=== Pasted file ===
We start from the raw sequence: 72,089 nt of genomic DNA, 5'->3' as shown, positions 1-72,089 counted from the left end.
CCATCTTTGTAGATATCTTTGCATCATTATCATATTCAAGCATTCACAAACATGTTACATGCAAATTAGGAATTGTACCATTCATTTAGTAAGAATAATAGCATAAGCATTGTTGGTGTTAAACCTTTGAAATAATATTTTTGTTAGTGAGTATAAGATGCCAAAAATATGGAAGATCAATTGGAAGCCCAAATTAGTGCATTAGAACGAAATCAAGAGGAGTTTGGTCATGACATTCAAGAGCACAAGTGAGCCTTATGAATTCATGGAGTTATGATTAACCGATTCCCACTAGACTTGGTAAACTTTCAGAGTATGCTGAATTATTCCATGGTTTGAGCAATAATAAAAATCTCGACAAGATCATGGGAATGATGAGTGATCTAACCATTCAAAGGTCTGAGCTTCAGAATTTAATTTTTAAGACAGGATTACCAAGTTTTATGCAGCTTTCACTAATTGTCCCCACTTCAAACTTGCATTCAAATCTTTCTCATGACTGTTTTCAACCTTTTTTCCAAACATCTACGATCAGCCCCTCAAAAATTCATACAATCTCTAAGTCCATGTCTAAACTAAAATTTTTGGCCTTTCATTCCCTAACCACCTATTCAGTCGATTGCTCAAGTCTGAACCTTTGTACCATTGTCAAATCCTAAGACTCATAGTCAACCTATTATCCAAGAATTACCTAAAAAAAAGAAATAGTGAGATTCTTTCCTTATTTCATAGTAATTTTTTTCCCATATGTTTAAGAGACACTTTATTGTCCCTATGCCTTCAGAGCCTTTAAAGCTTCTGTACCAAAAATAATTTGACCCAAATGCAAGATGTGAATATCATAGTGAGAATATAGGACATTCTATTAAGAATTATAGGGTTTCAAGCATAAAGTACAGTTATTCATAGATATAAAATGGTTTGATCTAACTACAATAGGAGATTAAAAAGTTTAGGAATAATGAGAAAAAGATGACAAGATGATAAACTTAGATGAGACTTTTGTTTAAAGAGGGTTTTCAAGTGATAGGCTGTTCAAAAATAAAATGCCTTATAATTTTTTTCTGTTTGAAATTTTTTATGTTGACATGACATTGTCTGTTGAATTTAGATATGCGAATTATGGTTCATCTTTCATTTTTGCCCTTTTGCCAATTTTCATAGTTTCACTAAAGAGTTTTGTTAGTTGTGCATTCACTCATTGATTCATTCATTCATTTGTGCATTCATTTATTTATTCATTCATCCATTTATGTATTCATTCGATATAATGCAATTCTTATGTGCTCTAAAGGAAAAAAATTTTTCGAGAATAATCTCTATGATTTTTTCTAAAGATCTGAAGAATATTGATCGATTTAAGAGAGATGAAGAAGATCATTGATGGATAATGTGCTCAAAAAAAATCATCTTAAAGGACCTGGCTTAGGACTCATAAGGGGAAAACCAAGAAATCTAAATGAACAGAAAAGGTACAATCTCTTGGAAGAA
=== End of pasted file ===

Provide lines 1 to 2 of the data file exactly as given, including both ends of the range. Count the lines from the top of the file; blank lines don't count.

We start from the raw sequence: 72,089 nt of genomic DNA, 5'->3' as shown, positions 1-72,089 counted from the left end.
CCATCTTTGTAGATATCTTTGCATCATTATCATATTCAAGCATTCACAAACATGTTACATGCAAATTAGGAATTGTACCATTCATTTAGTAAGAATAATAGCATAAGCATTGTTGGTGTTAAACCTTTGAAATAATATTTTTGTTAGTGAGTATAAGATGCCAAAAATATGGAAGATCAATTGGAAGCCCAAATTAGTGCATTAGAACGAAATCAAGAGGAGTTTGGTCATGACATTCAAGAGCACAAGTGAGCCTTATGAATTCATGGAGTTATGATTAACCGATTCCCACTAGACTTGGTAAACTTTCAGAGTATGCTGAATTATTCCATGGTTTGAGCAATAATAAAAATCTCGACAAGATCATGGGAATGATGAGTGATCTAACCATTCAAAGGTCTGAGCTTCAGAATTTAATTTTTAAGACAGGATTACCAAGTTTTATGCAGCTTTCACTAATTGTCCCCACTTCAAACTTGCATTCAAATCTTTCTCATGACTGTTTTCAACCTTTTTTCCAAACATCTACGATCAGCCCCTCAAAAATTCATACAATCTCTAAGTCCATGTCTAAACTAAAATTTTTGGCCTTTCATTCCCTAACCACCTATTCAGTCGATTGCTCAAGTCTGAACCTTTGTACCATTGTCAAATCCTAAGACTCATAGTCAACCTATTATCCAAGAATTACCTAAAAAAAAGAAATAGTGAGATTCTTTCCTTATTTCATAGTAATTTTTTTCCCATATGTTTAAGAGACACTTTATTGTCCCTATGCCTTCAGAGCCTTTAAAGCTTCTGTACCAAAAATAATTTGACCCAAATGCAAGATGTGAATATCATAGTGAGAATATAGGACATTCTATTAAGAATTATAGGGTTTCAAGCATAAAGTACAGTTATTCATAGATATAAAATGGTTTGATCTAACTACAATAGGAGATTAAAAAGTTTAGGAATAATGAGAAAAAGATGACAAGATGATAAACTTAGATGAGACTTTTGTTTAAAGAGGGTTTTCAAGTGATAGGCTGTTCAAAAATAAAATGCCTTATAATTTTTTTCTGTTTGAAATTTTTTATGTTGACATGACATTGTCTGTTGAATTTAGATATGCGAATTATGGTTCATCTTTCATTTTTGCCCTTTTGCCAATTTTCATAGTTTCACTAAAGAGTTTTGTTAGTTGTGCATTCACTCATTGATTCATTCATTCATTTGTGCATTCATTTATTTATTCATTCATCCATTTATGTATTCATTCGATATAATGCAATTCTTATGTGCTCTAAAGGAAAAAAATTTTTCGAGAATAATCTCTATGATTTTTTCTAAAGATCTGAAGAATATTGATCGATTTAAGAGAGATGAAGAAGATCATTGATGGATAATGTGCTCAAAAAAAATCATCTTAAAGGACCTGGCTTAGGACTCATAAGGGGAAAACCAAGAAATCTAAATGAACAGAAAAGGTACAATCTCTTGGAAGAA